Rangeland Ecology & Management

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Oxbows in river, Crested Butte, CO

Rangeland Ecology

Riparian Areas

Photo by: Mitch McClaran
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    Much of the West's water supply originates as rainfall or snowmelt on rangeland watersheds. In addition, the riparian areas along Western rangeland streams and rivers provide vital habitat for wildlife, fish, and plants. The running water and lush vegetation of these areas often serve as focal points for livestock and for recreation. Concurrently, sparsely vegetated rangelands may be susceptible to erosion. Upland activities that significantly diminish vegetative cover can lead to increased runoff and sedimentation. Heavy use of riparian areas can destroy aquatic habitat and undermine the ability of these systems to filter pollutants.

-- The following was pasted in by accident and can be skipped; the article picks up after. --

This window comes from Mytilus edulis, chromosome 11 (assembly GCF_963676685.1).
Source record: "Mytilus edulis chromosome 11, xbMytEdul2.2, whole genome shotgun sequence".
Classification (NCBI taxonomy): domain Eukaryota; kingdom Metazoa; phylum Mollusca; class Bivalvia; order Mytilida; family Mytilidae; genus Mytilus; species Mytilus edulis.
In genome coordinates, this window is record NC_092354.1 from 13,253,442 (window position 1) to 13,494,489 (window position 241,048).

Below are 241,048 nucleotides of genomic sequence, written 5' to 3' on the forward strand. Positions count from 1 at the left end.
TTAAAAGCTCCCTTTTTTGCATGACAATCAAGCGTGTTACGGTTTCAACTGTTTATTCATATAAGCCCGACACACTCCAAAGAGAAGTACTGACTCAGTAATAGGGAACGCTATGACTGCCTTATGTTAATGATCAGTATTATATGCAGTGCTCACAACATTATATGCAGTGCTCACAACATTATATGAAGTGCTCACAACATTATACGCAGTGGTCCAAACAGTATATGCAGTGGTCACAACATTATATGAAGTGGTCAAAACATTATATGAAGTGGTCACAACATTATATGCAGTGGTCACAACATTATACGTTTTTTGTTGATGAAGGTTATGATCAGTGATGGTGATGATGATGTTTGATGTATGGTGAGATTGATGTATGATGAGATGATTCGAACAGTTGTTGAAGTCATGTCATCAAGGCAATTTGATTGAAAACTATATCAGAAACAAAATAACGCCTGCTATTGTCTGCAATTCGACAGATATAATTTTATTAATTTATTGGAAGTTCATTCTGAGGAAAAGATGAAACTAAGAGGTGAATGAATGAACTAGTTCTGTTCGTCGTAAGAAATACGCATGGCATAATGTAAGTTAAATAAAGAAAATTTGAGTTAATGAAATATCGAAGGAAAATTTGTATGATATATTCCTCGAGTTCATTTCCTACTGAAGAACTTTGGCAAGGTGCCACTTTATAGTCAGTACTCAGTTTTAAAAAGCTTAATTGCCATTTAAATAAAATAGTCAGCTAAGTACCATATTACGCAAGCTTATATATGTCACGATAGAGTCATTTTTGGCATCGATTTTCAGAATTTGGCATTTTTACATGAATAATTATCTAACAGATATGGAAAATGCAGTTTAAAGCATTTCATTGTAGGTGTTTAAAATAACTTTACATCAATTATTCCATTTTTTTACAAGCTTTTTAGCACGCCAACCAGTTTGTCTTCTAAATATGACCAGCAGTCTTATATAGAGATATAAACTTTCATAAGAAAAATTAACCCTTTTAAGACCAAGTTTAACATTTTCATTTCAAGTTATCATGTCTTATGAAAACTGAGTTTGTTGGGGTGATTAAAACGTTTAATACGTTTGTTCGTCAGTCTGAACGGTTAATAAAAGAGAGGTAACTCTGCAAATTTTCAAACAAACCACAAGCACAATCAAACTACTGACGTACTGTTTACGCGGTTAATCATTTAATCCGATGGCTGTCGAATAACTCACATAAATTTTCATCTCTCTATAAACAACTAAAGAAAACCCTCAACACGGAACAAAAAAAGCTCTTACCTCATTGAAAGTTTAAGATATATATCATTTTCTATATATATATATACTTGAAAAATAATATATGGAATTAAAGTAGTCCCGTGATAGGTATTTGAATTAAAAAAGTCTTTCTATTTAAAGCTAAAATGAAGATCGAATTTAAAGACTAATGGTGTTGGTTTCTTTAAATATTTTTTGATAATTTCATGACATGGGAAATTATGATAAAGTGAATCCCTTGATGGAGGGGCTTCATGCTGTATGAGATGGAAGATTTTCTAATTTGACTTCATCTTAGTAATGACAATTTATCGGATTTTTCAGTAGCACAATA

As a result of rising concern over non-point source pollution, the Environmental Protection Agency through the Clean Water Act has begun monitoring Western rangeland waterways and looking for ways to improve water quality. Encouragingly, many local communities have proactively come together to address watershed problems. Here we provide information about riparian areas and links that introduce the terminology and basic principles involved in watershed and riparian management, discuss the major issues related to grazing in riparian areas, describe how the Clean Water Act is being applied, and cover the issues involved in riparian area monitoring.